Republic of Argentina v. Weltover, Inc.
504 U.S. 607 (1992)
Argentina was having some
money problems and so issued some bonds (called Bonods).
The Bonods said that
Argentina would pay their value, plus interest at a specified date, and
that bondholders could ask for the payment to be made in New York,
Frankfurt, Zurich, or London.
The bonds came due, and some
of the bondholders asked for their money to be delivered to New York.
Unfortunately, Argentina was still having money problems and couldn't pay
the bonds on time.
extended the date the bonds were due, to give them more time to come up
with the money.
Some US bondholders (including
Weltover) sued in US court for their money.
Argentina argued that US
courts did not have jurisdiction because the bonds were covered by sovereign
Weltover argued that the
bonds were a commercial activity, and not a public act, and were
therefore not covered by sovereign immunity based on the Foreign Sovereign Immunities Act of 1976
(FSIA) (28 U.S.C. 1602).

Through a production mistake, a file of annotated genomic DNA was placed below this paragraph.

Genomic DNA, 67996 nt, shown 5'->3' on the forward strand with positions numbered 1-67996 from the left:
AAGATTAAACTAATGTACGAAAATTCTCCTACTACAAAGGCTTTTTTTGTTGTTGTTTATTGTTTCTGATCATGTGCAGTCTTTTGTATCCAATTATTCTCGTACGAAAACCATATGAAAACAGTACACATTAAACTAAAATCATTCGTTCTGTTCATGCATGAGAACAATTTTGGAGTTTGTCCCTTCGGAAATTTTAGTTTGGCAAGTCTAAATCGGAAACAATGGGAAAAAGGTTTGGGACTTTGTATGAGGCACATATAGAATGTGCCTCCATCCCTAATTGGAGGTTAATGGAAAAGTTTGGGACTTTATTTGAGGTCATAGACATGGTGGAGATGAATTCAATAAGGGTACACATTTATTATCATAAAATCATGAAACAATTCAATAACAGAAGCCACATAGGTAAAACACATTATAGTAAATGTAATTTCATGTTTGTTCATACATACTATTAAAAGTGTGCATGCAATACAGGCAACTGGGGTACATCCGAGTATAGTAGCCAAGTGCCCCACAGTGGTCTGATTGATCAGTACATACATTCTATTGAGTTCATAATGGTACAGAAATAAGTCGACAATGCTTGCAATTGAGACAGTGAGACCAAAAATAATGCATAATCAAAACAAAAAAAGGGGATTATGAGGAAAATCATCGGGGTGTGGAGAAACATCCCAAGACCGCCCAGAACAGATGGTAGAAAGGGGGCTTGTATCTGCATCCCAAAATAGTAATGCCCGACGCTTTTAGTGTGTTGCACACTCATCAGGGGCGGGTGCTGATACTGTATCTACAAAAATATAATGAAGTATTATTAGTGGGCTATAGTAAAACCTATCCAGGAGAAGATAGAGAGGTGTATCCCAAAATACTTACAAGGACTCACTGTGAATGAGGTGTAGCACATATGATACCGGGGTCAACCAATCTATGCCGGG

FSIA says that foreign States can be sued in US
Courts for acts taken "in connection with a commercial
activity" that have "a direct effect in the US."
The Trial Court found that the
US had jurisdiction. Argentina appealed.
The Trial Court found that FSIA gave the US jurisdiction.
The US Supreme Court affirmed.
The US Supreme Court found
that the issuance of bonds was a commercial activity.
Basically, the Court found
that it was a commercial activity because Argentina had acted as a
private player within a market and not as a regulator of that market.
The nature of the activity (to make money) was
commercial even though the purpose of the activity was to support government functions.
The Court found that the
rescheduling of the bonds had a direct effect on the US because they had
designated New York as a place for receiving payments.